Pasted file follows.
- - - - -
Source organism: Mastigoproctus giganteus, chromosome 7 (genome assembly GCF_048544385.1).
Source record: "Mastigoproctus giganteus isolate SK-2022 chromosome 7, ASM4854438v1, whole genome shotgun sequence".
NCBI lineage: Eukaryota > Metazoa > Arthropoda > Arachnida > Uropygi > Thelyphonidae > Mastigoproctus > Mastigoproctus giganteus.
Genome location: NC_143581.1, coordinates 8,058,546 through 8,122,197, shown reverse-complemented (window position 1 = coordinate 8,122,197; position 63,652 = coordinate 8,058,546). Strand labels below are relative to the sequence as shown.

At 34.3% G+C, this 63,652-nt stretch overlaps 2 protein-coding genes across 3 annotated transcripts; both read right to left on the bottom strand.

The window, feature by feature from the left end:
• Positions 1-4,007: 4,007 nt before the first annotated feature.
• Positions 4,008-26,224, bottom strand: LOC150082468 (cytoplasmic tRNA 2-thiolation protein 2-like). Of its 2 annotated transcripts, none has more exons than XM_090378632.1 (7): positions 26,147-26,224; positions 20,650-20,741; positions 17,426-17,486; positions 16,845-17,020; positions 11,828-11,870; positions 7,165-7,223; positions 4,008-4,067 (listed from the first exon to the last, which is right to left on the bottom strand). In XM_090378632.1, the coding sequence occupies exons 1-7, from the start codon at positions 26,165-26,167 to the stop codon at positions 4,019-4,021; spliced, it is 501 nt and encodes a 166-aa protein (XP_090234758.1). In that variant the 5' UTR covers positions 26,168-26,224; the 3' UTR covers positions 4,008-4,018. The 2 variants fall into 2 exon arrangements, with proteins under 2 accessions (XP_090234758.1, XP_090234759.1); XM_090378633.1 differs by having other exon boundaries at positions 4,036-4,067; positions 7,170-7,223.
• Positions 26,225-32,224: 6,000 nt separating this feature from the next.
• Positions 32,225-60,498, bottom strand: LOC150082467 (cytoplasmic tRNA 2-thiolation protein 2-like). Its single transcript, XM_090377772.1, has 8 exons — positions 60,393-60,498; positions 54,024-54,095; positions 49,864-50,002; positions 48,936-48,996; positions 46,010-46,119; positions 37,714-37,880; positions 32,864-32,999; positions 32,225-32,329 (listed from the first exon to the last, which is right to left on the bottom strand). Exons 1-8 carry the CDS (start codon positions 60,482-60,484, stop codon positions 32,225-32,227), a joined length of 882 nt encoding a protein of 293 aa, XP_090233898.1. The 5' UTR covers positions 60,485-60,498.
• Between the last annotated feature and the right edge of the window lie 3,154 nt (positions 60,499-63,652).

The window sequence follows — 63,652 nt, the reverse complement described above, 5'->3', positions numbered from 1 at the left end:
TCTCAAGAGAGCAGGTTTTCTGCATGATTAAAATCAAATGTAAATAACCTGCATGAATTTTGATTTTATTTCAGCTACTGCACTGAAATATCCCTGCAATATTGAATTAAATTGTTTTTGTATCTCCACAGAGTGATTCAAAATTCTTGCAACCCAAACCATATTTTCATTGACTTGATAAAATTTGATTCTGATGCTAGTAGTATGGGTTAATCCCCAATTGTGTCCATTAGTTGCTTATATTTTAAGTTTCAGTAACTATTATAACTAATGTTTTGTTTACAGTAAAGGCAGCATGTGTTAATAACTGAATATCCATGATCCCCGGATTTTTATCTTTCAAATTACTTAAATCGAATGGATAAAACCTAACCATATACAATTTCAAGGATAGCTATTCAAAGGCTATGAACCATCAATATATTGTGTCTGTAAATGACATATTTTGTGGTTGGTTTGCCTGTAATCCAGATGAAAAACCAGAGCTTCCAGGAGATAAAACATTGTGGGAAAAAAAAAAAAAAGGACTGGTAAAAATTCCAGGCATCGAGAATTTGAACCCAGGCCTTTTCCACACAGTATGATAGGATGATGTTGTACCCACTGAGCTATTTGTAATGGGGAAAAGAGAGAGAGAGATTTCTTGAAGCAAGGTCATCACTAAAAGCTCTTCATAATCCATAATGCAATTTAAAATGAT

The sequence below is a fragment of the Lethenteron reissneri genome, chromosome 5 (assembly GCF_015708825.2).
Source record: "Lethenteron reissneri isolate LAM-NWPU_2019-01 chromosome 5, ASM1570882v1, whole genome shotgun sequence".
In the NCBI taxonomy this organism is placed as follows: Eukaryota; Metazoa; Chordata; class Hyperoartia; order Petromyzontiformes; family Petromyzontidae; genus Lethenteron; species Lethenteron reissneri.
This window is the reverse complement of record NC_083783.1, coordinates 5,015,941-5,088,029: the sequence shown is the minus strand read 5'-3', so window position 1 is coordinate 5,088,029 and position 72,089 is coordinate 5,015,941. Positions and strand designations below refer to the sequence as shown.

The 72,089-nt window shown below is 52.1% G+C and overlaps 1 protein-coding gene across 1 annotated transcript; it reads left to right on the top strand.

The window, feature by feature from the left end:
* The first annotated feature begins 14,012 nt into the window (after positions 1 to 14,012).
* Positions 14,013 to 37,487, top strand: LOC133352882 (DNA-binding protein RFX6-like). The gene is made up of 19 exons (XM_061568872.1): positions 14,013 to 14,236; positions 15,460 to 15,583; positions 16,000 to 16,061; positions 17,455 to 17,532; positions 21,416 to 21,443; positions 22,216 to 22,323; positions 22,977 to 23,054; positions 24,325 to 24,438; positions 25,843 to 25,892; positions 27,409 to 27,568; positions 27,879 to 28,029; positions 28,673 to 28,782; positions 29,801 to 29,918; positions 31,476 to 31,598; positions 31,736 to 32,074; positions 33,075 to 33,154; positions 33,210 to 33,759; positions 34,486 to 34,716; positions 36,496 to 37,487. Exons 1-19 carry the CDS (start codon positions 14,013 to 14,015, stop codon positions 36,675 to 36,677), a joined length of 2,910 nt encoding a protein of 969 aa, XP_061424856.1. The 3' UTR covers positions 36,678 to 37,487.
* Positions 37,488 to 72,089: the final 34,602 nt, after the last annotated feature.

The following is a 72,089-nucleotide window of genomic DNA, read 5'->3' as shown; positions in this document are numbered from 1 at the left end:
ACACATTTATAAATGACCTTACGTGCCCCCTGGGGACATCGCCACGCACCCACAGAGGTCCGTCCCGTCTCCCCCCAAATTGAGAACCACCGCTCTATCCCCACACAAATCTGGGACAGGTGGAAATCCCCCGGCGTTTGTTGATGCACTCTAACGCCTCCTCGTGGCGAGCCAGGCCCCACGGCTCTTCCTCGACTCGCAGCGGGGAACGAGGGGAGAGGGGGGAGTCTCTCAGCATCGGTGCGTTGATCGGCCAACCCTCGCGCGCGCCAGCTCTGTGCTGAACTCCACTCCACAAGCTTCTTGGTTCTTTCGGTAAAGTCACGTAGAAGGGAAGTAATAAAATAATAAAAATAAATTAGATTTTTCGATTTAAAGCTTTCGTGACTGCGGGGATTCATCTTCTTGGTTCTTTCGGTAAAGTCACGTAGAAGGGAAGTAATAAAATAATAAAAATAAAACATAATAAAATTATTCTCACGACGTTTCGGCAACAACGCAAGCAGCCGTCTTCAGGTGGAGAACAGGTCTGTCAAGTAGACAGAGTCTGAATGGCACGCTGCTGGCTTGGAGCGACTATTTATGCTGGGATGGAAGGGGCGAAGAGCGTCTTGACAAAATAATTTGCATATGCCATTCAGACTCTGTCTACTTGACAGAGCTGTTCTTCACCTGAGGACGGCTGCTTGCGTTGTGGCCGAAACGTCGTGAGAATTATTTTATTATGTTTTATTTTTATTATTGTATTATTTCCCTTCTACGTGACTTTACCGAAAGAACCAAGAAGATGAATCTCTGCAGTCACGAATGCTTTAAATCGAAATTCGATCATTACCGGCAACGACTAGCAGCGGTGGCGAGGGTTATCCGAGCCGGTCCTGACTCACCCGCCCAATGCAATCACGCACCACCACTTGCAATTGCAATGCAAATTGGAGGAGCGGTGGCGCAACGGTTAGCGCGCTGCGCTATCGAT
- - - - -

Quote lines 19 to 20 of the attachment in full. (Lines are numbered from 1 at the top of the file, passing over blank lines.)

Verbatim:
The window, feature by feature from the left end:
* The first annotated feature begins 14,012 nt into the window (after positions 1 to 14,012).